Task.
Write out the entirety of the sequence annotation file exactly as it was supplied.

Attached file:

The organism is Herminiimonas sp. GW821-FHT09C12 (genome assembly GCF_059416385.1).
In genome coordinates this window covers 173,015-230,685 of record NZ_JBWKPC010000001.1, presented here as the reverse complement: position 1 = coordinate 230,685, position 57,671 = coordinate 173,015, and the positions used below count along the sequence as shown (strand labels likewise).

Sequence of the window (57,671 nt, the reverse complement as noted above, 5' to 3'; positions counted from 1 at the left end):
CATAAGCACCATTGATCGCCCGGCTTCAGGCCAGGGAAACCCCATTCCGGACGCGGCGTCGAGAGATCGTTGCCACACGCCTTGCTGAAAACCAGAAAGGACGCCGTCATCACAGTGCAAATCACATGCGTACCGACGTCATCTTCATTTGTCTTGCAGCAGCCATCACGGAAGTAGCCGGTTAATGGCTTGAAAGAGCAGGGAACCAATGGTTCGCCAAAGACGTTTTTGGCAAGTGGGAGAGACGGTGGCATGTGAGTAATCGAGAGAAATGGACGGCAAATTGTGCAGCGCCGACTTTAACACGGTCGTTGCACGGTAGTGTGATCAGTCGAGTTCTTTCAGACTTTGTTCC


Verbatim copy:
The organism is Herminiimonas sp. GW821-FHT09C12 (genome assembly GCF_059416385.1).
In genome coordinates this window covers 173,015-230,685 of record NZ_JBWKPC010000001.1, presented here as the reverse complement: position 1 = coordinate 230,685, position 57,671 = coordinate 173,015, and the positions used below count along the sequence as shown (strand labels likewise).

Sequence of the window (57,671 nt, the reverse complement as noted above, 5' to 3'; positions counted from 1 at the left end):
CATAAGCACCATTGATCGCCCGGCTTCAGGCCAGGGAAACCCCATTCCGGACGCGGCGTCGAGAGATCGTTGCCACACGCCTTGCTGAAAACCAGAAAGGACGCCGTCATCACAGTGCAAATCACATGCGTACCGACGTCATCTTCATTTGTCTTGCAGCAGCCATCACGGAAGTAGCCGGTTAATGGCTTGAAAGAGCAGGGAACCAATGGTTCGCCAAAGACGTTTTTGGCAAGTGGGAGAGACGGTGGCATGTGAGTAATCGAGAGAAATGGACGGCAAATTGTGCAGCGCCGACTTTAACACGGTCGTTGCACGGTAGTGTGATCAGTCGAGTTCTTTCAGACTTTGTTCC